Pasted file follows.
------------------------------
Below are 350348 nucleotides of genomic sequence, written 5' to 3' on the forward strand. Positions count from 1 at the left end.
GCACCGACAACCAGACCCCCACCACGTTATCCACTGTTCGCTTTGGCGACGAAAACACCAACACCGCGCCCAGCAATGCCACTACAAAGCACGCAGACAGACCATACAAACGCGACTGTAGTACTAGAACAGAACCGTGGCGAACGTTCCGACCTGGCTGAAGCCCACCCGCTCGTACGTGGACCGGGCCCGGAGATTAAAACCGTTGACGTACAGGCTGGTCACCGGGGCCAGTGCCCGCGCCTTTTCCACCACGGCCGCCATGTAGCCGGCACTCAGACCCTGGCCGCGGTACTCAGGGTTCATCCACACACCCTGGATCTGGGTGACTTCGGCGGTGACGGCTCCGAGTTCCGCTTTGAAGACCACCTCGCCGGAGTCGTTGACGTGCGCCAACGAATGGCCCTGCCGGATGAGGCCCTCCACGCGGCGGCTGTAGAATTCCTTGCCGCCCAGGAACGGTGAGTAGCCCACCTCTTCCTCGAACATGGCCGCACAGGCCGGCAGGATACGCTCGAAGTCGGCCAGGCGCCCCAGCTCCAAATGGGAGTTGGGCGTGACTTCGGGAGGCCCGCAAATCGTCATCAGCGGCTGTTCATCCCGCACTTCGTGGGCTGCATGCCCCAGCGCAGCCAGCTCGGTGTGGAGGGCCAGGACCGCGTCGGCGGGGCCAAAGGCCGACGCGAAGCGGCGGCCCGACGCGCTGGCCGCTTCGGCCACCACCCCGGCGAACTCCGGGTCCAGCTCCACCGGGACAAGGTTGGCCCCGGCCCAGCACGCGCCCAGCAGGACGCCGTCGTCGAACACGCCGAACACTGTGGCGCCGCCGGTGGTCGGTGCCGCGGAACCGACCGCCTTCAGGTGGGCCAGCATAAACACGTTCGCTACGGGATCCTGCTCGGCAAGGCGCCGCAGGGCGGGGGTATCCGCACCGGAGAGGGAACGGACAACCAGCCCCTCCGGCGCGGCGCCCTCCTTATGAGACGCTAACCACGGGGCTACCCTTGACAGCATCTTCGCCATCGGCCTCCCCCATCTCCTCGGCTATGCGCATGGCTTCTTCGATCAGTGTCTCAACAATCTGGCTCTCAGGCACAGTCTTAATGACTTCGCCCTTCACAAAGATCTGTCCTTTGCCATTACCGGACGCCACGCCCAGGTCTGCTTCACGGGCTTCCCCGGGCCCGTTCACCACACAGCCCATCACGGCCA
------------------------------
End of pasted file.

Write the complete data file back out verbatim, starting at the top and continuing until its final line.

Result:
Below are 350348 nucleotides of genomic sequence, written 5' to 3' on the forward strand. Positions count from 1 at the left end.
GCACCGACAACCAGACCCCCACCACGTTATCCACTGTTCGCTTTGGCGACGAAAACACCAACACCGCGCCCAGCAATGCCACTACAAAGCACGCAGACAGACCATACAAACGCGACTGTAGTACTAGAACAGAACCGTGGCGAACGTTCCGACCTGGCTGAAGCCCACCCGCTCGTACGTGGACCGGGCCCGGAGATTAAAACCGTTGACGTACAGGCTGGTCACCGGGGCCAGTGCCCGCGCCTTTTCCACCACGGCCGCCATGTAGCCGGCACTCAGACCCTGGCCGCGGTACTCAGGGTTCATCCACACACCCTGGATCTGGGTGACTTCGGCGGTGACGGCTCCGAGTTCCGCTTTGAAGACCACCTCGCCGGAGTCGTTGACGTGCGCCAACGAATGGCCCTGCCGGATGAGGCCCTCCACGCGGCGGCTGTAGAATTCCTTGCCGCCCAGGAACGGTGAGTAGCCCACCTCTTCCTCGAACATGGCCGCACAGGCCGGCAGGATACGCTCGAAGTCGGCCAGGCGCCCCAGCTCCAAATGGGAGTTGGGCGTGACTTCGGGAGGCCCGCAAATCGTCATCAGCGGCTGTTCATCCCGCACTTCGTGGGCTGCATGCCCCAGCGCAGCCAGCTCGGTGTGGAGGGCCAGGACCGCGTCGGCGGGGCCAAAGGCCGACGCGAAGCGGCGGCCCGACGCGCTGGCCGCTTCGGCCACCACCCCGGCGAACTCCGGGTCCAGCTCCACCGGGACAAGGTTGGCCCCGGCCCAGCACGCGCCCAGCAGGACGCCGTCGTCGAACACGCCGAACACTGTGGCGCCGCCGGTGGTCGGTGCCGCGGAACCGACCGCCTTCAGGTGGGCCAGCATAAACACGTTCGCTACGGGATCCTGCTCGGCAAGGCGCCGCAGGGCGGGGGTATCCGCACCGGAGAGGGAACGGACAACCAGCCCCTCCGGCGCGGCGCCCTCCTTATGAGACGCTAACCACGGGGCTACCCTTGACAGCATCTTCGCCATCGGCCTCCCCCATCTCCTCGGCTATGCGCATGGCTTCTTCGATCAGTGTCTCAACAATCTGGCTCTCAGGCACAGTCTTAATGACTTCGCCCTTCACAAAGATCTGTCCTTTGCCATTACCGGACGCCACGCCCAGGTCTGCTTCACGGGCTTCCCCGGGCCCGTTCACCACACAGCCCATCACGGCCA